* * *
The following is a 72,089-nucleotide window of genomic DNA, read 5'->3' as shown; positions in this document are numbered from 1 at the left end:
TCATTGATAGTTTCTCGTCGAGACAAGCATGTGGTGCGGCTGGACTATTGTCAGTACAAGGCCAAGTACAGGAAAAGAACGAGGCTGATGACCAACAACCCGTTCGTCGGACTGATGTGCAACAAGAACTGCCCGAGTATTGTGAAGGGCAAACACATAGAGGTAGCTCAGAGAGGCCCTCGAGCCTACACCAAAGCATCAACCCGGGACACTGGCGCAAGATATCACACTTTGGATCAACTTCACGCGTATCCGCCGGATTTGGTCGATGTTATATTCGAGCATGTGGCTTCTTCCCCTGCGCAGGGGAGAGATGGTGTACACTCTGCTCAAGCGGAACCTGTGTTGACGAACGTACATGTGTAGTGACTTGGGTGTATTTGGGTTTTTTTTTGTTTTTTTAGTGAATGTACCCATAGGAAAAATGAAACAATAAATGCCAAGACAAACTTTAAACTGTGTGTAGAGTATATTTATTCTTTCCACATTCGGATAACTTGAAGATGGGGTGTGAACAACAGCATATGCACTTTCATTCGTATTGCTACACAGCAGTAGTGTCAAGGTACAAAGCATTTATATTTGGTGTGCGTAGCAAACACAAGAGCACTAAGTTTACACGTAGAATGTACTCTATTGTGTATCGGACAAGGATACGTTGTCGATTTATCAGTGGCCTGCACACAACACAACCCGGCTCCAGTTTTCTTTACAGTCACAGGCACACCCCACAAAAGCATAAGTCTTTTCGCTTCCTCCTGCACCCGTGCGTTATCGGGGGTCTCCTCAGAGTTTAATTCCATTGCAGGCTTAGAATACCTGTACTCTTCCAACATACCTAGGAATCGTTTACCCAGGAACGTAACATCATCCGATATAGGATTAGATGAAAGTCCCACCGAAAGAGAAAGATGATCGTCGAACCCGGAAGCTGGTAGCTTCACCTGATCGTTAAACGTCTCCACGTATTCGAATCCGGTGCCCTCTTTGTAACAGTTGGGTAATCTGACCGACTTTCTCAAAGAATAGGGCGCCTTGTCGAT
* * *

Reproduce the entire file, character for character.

The following is a 72,089-nucleotide window of genomic DNA, read 5'->3' as shown; positions in this document are numbered from 1 at the left end:
TCATTGATAGTTTCTCGTCGAGACAAGCATGTGGTGCGGCTGGACTATTGTCAGTACAAGGCCAAGTACAGGAAAAGAACGAGGCTGATGACCAACAACCCGTTCGTCGGACTGATGTGCAACAAGAACTGCCCGAGTATTGTGAAGGGCAAACACATAGAGGTAGCTCAGAGAGGCCCTCGAGCCTACACCAAAGCATCAACCCGGGACACTGGCGCAAGATATCACACTTTGGATCAACTTCACGCGTATCCGCCGGATTTGGTCGATGTTATATTCGAGCATGTGGCTTCTTCCCCTGCGCAGGGGAGAGATGGTGTACACTCTGCTCAAGCGGAACCTGTGTTGACGAACGTACATGTGTAGTGACTTGGGTGTATTTGGGTTTTTTTTTGTTTTTTTAGTGAATGTACCCATAGGAAAAATGAAACAATAAATGCCAAGACAAACTTTAAACTGTGTGTAGAGTATATTTATTCTTTCCACATTCGGATAACTTGAAGATGGGGTGTGAACAACAGCATATGCACTTTCATTCGTATTGCTACACAGCAGTAGTGTCAAGGTACAAAGCATTTATATTTGGTGTGCGTAGCAAACACAAGAGCACTAAGTTTACACGTAGAATGTACTCTATTGTGTATCGGACAAGGATACGTTGTCGATTTATCAGTGGCCTGCACACAACACAACCCGGCTCCAGTTTTCTTTACAGTCACAGGCACACCCCACAAAAGCATAAGTCTTTTCGCTTCCTCCTGCACCCGTGCGTTATCGGGGGTCTCCTCAGAGTTTAATTCCATTGCAGGCTTAGAATACCTGTACTCTTCCAACATACCTAGGAATCGTTTACCCAGGAACGTAACATCATCCGATATAGGATTAGATGAAAGTCCCACCGAAAGAGAAAGATGATCGTCGAACCCGGAAGCTGGTAGCTTCACCTGATCGTTAAACGTCTCCACGTATTCGAATCCGGTGCCCTCTTTGTAACAGTTGGGTAATCTGACCGACTTTCTCAAAGAATAGGGCGCCTTGTCGAT